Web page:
Dear Parents and Students,
All of my notes, calendars and tutorials are posted on SCHOOLOGY. The information posted on this webpage is derived from the older curriculum and can be considered as extra information available for students who desire extra help. Please sign in to your SCHOOLOGY ACCOUNT to receive this year's notes and lessons by clicking on the following link:
- 2017 OFHS AP BIOLOGY EXAM RESULTS:
- Sasek Students: 88.8% Passed
- National Pass Rate: 63.2%
- Congratulations on your amazing results. I am SO Proud of you!!
Welcome Students. The First section lists a ton of study sites for you to use as a reference throughout the year with practice AP exams and quizzes. After the photos section is each unit's information, in order with support materials.
Please feel free to email me @ firstname.lastname@example.org if you have any questions.
STUDY TOOLS FOR YOU! (ALL Individual Unit Information begin after photos)
1) THE DIRTY DOZEN LABS 1-12 TUTORIALS:
-Lab Tutorials and Pre-lab Animations and Questions
(Lab Bench AP Lab Tutorials)
2) AP BIOLOGY FLASH CARDS (all terms from each chapter!!)
(chapters are off by one...our chapter 24 is their chapter 23)
3) BIOCOACH ACTIVITIES (helps review major concepts from each unit with quiz)
5a) MR. BOZEMAN BIOLOGY Lectures ALL TOPICS (** GOOD STUFF)
5b) MR. BOZEMAN BIOLOGY LABS 1-12 VIDEO TUTORIAL
6) REVIEW WORKSHEETS FROM EACH CHAPTER
7) CHAPTER STUDYGUIDES (EACH CHAPTER) Guided Reading
8) DOWNLOADABLE LECTURE NOTES (Each Chapter):
9) FULL AP PRACTICE EXAMS MULTIPLE CHOICE (TIPS WITH PRACTICE QUESTION AND ANSWERS)
10) PRACTICE FREE RESPONSE QUESTIONS WITH ANSWERS ALL TOPICS BY TOPIC
11) Review AP Exams from REVIEW BOOKS
- http://apcentral.collegeboard.com/apc/members/exam/exam_questions/1996.html? CampaignID=9248
12) Cummulative list of ALL VOCAB TERMS/ALL CHAPTERS: see how many you know!!
- Hamster Research Links
- Hamster Genetics (use this link for genetic info: we have Dwarf Campbell Russians...follow "Genetics" links to determine which traits are dominant).
- Additional Hamster Genetics (Hamster Genetics Direct Link)
AP Biology Dunes Succession Field Study, MILLER DUNES/PAUL H. DOUGLAS CENTER in Gary, Indiana. (September 23, 2011)
(AP Biology Macroinvertebrate Field Study, Bartel Grasslands and Frankfort Square
(AP Biology Students at Indiana Dunes, Oct. 1, 2012 and Prairie, Yankee Woods
and Bartel Grasslands, November 20, 2012)
ALL UNITS LISTED BELOW BY TOPIC
INTRODUCTION UNIT: Themes/Experimental Design & Statistics
a) Chapter 1 Scientific Inquiry/Data Analysis
- Emergence Video NOVA
b) StatisticsTutorials (Khan Academy)
c) Statistics Labs with M&M's
d) Practice Test Questions (Click on the
Unit I: Biochemistry (Chapters 2-5)
Chapter 2: Basic Chemistry Review
-Chapter 2 NOTES
-Chapter 2 Powerpoint Notes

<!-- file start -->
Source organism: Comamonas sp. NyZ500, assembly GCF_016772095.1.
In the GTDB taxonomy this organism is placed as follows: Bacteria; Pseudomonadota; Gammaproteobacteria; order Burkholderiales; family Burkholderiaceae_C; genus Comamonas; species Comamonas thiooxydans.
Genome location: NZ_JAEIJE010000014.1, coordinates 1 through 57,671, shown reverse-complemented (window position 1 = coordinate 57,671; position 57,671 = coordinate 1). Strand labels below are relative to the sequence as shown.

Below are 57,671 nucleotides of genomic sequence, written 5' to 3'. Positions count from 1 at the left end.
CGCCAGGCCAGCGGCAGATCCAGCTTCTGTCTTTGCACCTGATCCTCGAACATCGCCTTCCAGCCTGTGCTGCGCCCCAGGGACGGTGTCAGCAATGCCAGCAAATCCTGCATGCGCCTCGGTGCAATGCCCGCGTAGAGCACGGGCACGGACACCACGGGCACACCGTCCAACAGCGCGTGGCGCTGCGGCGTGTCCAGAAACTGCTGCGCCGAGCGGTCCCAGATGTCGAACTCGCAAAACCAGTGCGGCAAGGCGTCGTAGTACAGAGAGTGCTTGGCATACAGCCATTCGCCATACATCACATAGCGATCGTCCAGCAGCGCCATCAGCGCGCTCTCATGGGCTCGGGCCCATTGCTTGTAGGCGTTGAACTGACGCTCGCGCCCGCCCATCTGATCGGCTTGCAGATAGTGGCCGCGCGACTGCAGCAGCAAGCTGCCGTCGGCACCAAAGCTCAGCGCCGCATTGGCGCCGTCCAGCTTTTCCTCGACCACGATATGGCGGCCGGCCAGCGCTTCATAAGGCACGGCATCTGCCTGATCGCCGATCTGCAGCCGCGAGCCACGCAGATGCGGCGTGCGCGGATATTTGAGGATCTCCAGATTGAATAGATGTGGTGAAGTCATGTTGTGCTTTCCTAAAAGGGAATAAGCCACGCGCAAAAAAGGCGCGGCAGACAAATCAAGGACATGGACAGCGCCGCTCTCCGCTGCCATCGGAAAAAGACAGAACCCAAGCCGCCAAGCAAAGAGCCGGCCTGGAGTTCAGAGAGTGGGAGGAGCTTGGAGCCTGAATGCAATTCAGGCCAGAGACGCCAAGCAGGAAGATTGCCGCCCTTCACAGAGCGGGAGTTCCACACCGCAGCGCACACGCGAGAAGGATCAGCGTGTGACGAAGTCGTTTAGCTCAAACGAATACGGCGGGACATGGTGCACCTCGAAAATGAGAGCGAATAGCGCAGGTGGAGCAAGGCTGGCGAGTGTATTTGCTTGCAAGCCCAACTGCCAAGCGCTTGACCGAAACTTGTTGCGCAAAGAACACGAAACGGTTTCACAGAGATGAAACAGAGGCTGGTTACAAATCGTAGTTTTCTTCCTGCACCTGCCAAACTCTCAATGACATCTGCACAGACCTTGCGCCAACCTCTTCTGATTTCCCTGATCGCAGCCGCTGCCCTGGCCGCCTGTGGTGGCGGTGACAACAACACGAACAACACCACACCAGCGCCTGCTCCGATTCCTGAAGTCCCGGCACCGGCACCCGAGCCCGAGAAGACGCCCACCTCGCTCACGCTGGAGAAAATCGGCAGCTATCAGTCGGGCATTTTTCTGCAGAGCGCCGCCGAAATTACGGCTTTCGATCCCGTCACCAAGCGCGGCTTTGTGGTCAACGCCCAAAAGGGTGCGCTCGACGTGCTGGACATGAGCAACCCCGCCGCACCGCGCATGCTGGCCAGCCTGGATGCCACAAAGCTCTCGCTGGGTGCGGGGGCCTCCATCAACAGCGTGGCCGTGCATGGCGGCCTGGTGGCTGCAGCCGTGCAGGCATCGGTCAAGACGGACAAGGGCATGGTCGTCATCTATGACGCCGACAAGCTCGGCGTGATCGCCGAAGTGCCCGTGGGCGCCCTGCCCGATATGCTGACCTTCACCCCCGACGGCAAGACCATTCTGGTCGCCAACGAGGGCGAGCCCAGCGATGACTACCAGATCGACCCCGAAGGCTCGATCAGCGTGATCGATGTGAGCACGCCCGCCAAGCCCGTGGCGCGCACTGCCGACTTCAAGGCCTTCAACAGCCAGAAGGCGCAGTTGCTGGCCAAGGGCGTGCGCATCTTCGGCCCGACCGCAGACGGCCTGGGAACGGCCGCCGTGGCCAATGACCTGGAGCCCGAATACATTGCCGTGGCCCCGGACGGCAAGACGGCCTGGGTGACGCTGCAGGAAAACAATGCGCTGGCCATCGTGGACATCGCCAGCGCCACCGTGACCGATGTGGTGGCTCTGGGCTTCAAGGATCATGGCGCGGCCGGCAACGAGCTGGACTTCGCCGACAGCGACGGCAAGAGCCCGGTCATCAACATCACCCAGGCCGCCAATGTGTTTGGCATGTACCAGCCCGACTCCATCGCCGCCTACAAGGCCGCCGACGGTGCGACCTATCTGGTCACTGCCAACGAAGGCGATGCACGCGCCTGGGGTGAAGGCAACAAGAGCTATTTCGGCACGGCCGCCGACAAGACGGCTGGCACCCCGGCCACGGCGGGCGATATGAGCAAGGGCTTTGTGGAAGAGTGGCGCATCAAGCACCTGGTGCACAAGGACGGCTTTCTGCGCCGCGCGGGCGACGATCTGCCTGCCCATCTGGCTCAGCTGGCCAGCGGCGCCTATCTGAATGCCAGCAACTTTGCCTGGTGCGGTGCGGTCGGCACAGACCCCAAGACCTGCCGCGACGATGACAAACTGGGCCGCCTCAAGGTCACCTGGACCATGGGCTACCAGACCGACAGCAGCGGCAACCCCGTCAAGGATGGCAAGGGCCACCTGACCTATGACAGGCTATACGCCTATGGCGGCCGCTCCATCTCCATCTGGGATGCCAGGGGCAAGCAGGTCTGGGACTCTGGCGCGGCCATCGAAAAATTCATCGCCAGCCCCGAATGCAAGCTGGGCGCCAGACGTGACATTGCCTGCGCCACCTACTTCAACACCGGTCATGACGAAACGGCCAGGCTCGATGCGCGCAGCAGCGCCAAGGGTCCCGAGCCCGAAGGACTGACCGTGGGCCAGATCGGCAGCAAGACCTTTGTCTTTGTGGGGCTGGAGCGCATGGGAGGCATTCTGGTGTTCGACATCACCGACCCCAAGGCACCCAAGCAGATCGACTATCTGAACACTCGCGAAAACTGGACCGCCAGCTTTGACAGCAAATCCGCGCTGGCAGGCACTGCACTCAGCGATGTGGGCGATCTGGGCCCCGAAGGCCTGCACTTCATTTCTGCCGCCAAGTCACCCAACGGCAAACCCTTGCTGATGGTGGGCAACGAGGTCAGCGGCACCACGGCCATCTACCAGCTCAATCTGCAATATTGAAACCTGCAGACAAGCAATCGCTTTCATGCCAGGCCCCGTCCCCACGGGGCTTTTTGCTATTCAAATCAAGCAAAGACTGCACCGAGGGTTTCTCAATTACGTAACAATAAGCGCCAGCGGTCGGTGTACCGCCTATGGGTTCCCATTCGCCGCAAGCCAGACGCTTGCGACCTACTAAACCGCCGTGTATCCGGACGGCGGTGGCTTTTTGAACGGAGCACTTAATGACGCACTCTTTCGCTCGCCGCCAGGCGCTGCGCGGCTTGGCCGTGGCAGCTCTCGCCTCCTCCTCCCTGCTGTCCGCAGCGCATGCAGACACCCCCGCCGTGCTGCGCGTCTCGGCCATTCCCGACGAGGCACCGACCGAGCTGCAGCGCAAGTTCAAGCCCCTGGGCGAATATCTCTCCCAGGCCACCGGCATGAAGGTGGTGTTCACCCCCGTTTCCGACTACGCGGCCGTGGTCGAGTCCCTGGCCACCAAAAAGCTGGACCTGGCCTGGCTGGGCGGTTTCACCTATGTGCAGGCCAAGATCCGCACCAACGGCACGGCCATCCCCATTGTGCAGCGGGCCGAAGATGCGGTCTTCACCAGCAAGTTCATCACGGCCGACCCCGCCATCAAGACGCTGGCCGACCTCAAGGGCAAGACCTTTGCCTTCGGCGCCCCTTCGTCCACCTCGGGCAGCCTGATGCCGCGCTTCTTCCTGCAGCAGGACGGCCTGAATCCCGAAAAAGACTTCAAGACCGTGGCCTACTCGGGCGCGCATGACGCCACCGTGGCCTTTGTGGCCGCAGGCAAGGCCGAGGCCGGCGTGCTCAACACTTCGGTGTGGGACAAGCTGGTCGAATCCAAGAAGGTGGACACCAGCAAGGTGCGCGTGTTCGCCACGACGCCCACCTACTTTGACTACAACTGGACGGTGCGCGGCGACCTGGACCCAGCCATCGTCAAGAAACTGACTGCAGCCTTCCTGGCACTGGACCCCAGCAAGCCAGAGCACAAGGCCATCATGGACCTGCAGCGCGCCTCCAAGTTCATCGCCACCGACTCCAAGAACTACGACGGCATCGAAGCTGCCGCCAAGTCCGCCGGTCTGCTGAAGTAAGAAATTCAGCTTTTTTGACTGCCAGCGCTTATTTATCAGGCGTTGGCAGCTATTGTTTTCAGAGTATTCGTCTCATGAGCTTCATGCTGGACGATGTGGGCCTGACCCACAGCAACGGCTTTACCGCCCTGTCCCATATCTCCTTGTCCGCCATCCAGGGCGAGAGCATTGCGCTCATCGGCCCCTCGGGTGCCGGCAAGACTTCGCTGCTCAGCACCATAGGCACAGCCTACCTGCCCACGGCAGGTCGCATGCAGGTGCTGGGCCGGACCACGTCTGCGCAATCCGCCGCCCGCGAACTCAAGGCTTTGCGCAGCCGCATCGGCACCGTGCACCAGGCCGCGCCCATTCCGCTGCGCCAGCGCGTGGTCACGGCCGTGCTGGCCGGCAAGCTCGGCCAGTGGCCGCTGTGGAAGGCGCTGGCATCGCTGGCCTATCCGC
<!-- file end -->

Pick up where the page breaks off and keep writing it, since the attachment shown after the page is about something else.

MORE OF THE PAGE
-Chapter 2 Homework Study Guide
-Chapter 2 Activity
- Emergent Properties Video
-Animations and Tutorials (bonding, atomic number, ect)
-Bozeman Biology Tutorials
Chapter 3: Properties of Water
- -Water Powerpoint
- -Chapter 3 Notes Water Chemistry
- -Chapter 3 Homework Study Guide
- -Water Properties Activity (Book)
- -Bozeman Biology Tutorials
- -pH Animation
- -pH Tutorial
- -Buffer Animation
- - Lecture on Acid/Base/Buffers and pKa
- -Cat drinking water
-Dog drinking water
- Chapter 3 Practice Test (click on chapter; select maximum of 40 )
Chapter 5 Macromolecules
Carbs Study guide
Protein Study Guide
Nucleic Acids Notes
Nucleic Acid Study Guide
Worksheet 4/5.1 Identify Macromolecules
Worksheet 4/5.2 Macromolecules
Chart Cheat Sheet for Macromolecules
Amino acids chart
ANIMATIONS Of Biological Molecules (Lipids, Proteins, Carbs, Nucleic Acids)
step by step biomolecules tutorial with quiz
types of chemical reactions animation
hydrolysis/dehydration synthesis animation 1
hydrolysis/dehydration synthesis animation 2
You tube animation of biomolecules (good one)
Protein Folding (know this one1)
Protein Folding and pH Animation
Protein Folding Again
Advanced Protein Folding
Amino Acids and pH animation
Chapter 5 Practice quiz (Choose Chapter)
REVIEW CHAPTER 4 and 5 (HIGHLY RECOMMENDED)
Functional groups Quiz Interactive
DNA vs. RNA quiz
Unit II: Cell Energy (Chapters 8-10)
Chapter 8 Thermodynamics/Enzymes
- NOTES AND WORKSHEETS
- Gibbs Energy and Thermodynamics Online Tutorials
- ENZYMES Animations and Tutorials
- Enzyme Lab #2: One of the "Big 13"
Chapter 9 Respiration
Chapter 10 Photosynthesis
look at all of the photosynthesis quizzez and take them...use the animations for photosynthesis under "Web Links" as
a wonderful tutorial. These worksheets and quizzez will be used in class as study tools.
Unit III: Ecology Unit (CHAPTERS 51-55)
Chapter 51 Animal Behavior
- Chapter 50 and 52: Introduction to the Biosphere and Population Ecology
- Chapter 52 Video Lecture: Population Ecology
- Watch Population Ecology: Unlimited Resources